Pam Swanson, the longtime leader of the Westminster school district, has been named Colorado’s Superintendent of the Year for 2020 by the Colorado Association of School Executives.
Swanson has worked in the Westminster district since 1995 and served as superintendent since 2012.
Westminster Public Schools, a suburban district north of Denver, enrolls more than 9,200 students, of which about 84% are students of color, including about 75% Hispanic students.
In her time as leader of the district, Swanson has overseen the rollout of the district’s unique competency-based model. Instead of placing students in a grade level based on their age, this approach has students move from one level to the next throughout the year based on when they show they’ve learned the required content.
The district has attracted national attention for the model and has recently partnered with researchers to refine how it works and to take lessons learned to other schools and districts. Officials in Westminster believe the district is the largest in the country to move entirely to such a model.
The Westminster district got off a state watchlist for low-performing schools in 2018. District leaders have attributed recent academic improvements to the model, which was first introduced in the district about 10 years ago.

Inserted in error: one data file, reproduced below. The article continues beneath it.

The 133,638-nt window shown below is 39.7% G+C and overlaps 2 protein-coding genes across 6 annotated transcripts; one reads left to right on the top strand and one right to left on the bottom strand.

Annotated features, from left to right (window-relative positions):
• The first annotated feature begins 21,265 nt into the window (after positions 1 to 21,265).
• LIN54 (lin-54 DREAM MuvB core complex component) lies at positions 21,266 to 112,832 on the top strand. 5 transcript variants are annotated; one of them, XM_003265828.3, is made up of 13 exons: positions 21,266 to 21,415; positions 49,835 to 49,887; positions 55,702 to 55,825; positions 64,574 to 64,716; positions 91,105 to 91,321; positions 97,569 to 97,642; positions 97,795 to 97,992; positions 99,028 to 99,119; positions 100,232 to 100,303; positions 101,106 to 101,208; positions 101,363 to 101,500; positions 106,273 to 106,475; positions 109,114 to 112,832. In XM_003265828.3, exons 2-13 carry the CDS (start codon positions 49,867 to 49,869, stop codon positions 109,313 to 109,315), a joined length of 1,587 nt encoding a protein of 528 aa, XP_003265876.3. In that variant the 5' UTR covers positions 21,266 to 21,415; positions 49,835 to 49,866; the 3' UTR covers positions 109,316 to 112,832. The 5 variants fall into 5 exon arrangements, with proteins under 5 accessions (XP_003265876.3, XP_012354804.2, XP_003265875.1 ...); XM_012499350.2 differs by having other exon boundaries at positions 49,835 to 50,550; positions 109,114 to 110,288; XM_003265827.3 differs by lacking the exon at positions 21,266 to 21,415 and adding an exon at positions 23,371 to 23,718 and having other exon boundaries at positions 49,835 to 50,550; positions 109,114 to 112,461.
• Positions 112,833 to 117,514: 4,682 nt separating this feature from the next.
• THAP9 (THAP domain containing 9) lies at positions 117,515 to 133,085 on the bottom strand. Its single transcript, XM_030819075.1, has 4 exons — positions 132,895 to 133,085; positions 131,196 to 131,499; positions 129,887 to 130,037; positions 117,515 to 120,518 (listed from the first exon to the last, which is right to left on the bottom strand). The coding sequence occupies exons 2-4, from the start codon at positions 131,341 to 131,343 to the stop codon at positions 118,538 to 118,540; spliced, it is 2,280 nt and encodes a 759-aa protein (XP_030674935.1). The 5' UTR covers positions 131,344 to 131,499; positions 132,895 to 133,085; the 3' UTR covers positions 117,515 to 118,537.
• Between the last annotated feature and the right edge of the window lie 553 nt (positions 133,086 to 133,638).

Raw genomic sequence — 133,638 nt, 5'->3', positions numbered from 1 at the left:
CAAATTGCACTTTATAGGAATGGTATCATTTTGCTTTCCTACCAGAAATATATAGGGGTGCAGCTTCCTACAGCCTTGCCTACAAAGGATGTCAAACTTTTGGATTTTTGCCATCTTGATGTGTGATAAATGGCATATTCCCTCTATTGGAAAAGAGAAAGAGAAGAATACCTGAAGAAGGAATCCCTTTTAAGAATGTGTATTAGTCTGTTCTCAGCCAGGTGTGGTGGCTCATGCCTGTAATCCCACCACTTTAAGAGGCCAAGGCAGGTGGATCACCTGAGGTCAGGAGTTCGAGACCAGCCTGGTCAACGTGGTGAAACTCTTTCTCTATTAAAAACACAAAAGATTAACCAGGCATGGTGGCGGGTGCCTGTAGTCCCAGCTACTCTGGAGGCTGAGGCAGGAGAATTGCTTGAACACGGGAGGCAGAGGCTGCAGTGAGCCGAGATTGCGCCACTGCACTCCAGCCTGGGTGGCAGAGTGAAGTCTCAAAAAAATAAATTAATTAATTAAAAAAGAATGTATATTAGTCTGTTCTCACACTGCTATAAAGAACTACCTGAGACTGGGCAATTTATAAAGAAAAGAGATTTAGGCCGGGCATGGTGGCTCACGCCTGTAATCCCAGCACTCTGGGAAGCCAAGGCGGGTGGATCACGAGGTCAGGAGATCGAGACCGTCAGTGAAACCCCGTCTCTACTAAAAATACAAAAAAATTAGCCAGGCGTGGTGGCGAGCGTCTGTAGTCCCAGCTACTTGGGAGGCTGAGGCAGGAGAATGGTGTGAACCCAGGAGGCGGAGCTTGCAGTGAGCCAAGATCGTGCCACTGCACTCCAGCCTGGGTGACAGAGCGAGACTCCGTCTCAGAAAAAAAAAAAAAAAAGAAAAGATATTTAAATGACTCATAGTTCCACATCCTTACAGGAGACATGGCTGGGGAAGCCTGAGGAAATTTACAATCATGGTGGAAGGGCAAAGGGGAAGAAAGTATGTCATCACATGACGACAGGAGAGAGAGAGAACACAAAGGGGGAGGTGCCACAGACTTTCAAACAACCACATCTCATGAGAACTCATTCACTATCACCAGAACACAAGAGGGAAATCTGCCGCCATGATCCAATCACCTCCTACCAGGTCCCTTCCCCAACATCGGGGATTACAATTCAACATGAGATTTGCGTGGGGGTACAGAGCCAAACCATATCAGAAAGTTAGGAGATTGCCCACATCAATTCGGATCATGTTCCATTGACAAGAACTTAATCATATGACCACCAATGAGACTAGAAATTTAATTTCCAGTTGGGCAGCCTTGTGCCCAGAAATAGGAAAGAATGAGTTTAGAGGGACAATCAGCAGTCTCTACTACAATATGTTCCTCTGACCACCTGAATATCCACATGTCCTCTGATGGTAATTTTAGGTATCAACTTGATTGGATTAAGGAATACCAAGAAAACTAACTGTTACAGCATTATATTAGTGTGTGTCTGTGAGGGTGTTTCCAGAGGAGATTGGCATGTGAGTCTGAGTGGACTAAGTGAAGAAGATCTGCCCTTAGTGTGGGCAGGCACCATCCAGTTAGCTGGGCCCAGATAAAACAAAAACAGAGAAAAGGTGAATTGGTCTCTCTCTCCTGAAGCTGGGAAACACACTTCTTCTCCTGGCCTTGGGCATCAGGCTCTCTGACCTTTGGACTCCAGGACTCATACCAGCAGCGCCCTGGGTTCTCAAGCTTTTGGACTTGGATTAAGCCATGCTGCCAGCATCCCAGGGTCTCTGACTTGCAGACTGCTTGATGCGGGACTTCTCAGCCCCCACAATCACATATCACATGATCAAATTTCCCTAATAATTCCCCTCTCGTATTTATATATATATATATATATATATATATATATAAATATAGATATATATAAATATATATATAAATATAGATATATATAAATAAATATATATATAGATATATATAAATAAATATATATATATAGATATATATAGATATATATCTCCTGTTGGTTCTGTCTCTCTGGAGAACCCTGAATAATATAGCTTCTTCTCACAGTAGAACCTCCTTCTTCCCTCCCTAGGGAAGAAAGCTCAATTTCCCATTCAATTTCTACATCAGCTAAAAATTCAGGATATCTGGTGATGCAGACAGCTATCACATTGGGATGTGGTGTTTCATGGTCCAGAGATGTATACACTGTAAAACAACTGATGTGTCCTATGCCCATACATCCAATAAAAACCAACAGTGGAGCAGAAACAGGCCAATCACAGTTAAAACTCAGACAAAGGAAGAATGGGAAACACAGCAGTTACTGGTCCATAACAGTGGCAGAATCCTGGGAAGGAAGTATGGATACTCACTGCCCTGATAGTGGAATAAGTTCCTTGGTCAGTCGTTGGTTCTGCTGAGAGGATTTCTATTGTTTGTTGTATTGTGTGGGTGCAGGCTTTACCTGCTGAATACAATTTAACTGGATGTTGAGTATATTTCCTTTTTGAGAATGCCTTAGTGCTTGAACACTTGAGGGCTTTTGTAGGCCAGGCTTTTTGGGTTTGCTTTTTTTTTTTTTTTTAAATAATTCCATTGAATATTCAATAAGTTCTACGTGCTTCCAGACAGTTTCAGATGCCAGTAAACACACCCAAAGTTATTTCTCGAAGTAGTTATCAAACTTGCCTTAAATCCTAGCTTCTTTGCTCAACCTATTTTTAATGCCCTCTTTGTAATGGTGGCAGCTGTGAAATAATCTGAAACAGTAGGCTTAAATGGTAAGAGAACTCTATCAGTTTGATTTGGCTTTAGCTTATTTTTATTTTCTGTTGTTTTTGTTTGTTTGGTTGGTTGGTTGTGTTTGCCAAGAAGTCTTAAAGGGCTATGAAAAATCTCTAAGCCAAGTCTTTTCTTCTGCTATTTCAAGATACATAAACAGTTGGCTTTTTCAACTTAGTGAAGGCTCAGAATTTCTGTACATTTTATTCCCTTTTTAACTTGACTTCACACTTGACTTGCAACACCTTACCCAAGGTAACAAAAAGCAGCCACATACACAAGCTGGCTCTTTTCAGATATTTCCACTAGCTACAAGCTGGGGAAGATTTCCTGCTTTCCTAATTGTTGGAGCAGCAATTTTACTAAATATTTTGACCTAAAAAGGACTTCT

The association of school executives also cited the competency-based model and academic improvement in awarding Swanson the recognition.
“What’s especially unique and impressive about Pam is the unwavering commitment she demonstrated in transforming an entire district education system,” said Brenda Krage, president of the Colorado Association of Superintendents and Senior School Administrators, one of seven CASE departments. “WPS is now a national model for successful systemic change and the largest district in the country to be entirely competency-based.”
In 2018, the district’s model was also at issue when the district had to sign a settlement agreement after an investigation in which the U.S. Department of Justice claimed the district was in violation of non-discrimination laws for how it served English language learners. About 35% of the district’s students are identified as English learners, according to state numbers, although part of the federal complaint questioned whether the district was identifying all students who needed language instruction.
Similarly, the district has been at odds with the state over how to measure academic performance. Swanson and other district leaders have been vocal advocates for their model, which they say benefits disadvantaged students.
In a district statement, Swanson again made those points.
“I believe this recognition validates our competency-based system and our willingness to take on the status quo in public education,” she said. The competency-based system “is about equity in education and working to ensure that all students reach their full potential regardless of their background and circumstances.”